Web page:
There’s no need to recount and redo the violence here, but it sure has been hard to be involved in the gaming recently. With the current state of game culture, it is easy to feel despondent. This is an ideal time for a group project (with Feminists in Games), something to keep us productive and positive. 

This project will create an online, open-access resource for educators, filled with helpful guidance for teaching feminism, gender, critical race theory, queer theory and other issues of diversity and inclusivity in a game-related higher education context. In this, we need your help. 

You may have a sample syllabus which speaks to the issues, a great reading list for your students, examples from games and game culture that effectively demonstrate inequity or intervention. Any and all of these are valuable. By sharing your knowledge and experience we can co-create a digital repository. One that will benefit the instructor who wants to incorporate issues of inclusivity for the first time, the professor looking for new ways to engage their students, and the teacher that wants to freshen up their existing course content.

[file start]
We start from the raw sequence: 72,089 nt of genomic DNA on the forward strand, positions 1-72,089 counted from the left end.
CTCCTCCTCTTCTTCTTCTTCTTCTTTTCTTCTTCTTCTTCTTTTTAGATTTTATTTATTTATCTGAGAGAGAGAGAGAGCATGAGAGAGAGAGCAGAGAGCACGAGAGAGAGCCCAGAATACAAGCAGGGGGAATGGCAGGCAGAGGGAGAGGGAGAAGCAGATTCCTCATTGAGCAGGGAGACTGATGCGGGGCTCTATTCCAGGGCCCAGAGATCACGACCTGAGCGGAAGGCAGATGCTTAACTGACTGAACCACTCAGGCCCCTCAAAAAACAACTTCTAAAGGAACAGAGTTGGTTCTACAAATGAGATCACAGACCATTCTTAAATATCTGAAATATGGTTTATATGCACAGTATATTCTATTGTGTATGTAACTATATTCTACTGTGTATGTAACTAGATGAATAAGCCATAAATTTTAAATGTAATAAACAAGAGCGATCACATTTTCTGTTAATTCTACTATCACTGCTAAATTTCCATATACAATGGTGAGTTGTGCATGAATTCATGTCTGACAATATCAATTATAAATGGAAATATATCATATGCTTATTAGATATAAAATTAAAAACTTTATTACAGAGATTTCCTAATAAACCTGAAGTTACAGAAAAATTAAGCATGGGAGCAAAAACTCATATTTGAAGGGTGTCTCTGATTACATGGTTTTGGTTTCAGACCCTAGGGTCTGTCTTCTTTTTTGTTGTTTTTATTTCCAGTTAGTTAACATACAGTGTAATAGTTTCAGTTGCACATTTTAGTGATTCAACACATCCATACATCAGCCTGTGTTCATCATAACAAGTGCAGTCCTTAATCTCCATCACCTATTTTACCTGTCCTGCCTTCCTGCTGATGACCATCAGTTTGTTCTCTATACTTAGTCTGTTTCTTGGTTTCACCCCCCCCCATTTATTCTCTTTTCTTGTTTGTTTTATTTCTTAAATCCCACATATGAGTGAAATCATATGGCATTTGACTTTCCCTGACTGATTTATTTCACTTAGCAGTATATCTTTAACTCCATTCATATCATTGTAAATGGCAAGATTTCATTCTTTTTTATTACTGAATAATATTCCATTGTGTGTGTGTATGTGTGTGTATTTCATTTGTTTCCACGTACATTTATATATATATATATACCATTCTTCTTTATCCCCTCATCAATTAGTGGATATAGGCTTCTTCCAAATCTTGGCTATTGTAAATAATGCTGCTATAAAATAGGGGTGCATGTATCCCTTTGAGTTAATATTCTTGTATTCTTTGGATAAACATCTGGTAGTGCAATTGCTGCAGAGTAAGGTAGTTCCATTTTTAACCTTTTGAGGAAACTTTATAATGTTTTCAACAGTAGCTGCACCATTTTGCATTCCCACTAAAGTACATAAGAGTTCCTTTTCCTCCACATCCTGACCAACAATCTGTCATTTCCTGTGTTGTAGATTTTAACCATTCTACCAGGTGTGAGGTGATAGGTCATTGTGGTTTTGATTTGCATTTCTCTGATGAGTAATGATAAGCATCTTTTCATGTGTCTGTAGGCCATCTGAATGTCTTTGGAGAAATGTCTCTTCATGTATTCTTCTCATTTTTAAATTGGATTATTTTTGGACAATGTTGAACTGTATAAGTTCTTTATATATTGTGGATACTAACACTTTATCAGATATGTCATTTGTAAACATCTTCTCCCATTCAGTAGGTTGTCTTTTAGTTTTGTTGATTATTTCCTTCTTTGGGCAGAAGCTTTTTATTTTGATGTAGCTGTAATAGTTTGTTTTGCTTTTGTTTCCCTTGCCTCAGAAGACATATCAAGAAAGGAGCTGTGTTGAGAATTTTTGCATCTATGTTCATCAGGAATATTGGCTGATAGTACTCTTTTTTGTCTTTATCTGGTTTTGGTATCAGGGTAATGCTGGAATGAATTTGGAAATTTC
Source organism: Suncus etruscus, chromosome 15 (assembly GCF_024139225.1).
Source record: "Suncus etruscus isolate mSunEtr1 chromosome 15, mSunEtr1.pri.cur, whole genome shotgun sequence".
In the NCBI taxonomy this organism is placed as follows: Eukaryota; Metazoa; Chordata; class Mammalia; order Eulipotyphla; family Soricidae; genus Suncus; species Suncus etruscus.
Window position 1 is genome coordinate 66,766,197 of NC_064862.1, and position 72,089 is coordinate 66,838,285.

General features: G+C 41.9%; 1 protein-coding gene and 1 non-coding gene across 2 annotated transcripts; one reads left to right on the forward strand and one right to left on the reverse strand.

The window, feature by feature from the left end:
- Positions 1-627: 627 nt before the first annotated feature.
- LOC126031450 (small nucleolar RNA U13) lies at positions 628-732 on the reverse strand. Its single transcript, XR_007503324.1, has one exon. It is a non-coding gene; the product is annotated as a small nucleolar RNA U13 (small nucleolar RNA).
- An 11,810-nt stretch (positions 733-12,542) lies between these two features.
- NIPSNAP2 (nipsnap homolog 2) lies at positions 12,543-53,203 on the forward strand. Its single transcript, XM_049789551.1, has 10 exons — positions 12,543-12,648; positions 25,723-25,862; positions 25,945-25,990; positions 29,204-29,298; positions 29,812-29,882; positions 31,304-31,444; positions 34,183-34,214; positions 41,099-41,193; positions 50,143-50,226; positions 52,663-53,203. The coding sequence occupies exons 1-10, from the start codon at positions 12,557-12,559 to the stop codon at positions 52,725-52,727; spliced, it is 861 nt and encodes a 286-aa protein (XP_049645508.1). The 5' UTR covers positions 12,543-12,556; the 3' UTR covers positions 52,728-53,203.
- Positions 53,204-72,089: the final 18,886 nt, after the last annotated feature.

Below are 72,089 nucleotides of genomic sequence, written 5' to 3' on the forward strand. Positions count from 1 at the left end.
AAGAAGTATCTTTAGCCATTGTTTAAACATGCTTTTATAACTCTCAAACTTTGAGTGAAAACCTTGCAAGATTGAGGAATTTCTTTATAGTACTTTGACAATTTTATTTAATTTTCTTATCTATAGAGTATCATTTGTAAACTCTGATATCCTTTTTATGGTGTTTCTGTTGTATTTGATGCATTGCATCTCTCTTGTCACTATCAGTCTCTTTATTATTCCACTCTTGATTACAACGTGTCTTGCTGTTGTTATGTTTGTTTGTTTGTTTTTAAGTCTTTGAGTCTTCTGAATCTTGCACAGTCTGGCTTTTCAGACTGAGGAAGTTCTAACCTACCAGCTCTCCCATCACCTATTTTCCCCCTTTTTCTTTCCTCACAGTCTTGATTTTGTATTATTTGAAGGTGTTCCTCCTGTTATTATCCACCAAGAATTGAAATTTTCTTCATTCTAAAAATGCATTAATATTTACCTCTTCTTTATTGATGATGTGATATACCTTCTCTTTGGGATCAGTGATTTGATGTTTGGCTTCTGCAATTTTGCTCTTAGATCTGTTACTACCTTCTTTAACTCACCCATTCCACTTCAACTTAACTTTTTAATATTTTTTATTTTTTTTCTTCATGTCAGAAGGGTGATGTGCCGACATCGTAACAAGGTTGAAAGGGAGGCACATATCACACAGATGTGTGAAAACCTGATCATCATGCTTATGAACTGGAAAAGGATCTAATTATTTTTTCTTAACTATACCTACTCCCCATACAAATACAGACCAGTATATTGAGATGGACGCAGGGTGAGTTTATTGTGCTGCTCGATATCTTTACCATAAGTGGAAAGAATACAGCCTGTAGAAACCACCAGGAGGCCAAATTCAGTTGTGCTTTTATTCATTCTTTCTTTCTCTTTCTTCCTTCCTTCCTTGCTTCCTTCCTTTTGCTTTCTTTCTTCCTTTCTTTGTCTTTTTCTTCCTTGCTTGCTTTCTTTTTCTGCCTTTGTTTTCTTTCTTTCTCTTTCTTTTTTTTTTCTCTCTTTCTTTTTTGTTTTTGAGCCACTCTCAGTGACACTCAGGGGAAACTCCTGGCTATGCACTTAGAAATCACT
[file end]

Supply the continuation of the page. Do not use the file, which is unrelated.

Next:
Together, we know better and our collective knowledge and experience is crucial to the success and impact of this type of project. The more ideas we generate, the less ground for objection and opportunity for obfuscation when it comes to including such crucial issues in games curricula. Those already practicing this in their pedagogy know that ‘gender week’ or a ‘queer games session’ is not sufficient. These are not tidy subjects that can be picked up for a few hours and put away again. We need layered and sustained engagement with the issues across all aspects of game-focused education. Collecting a wide variety of ideas will demonstrate how we can continue the learning across programs and courses: from classes on character design, videogame history and fandom to game narratives, industry studies and games journalism. 

It is important and very possible to address issues of diversity and inequities in all areas of game study. Raising issues of gender, race, sexuality, ability and class is a key responsibility of educators and essential to producing an informed and considerate next generation of designers and consumers. This is our job and a meaningful way to push back at insidious and exclusionary patterns in game content and culture. Please join in!

Taking part is quick, easy and you may do so anonymously. Simply, follow this link and fill out the form.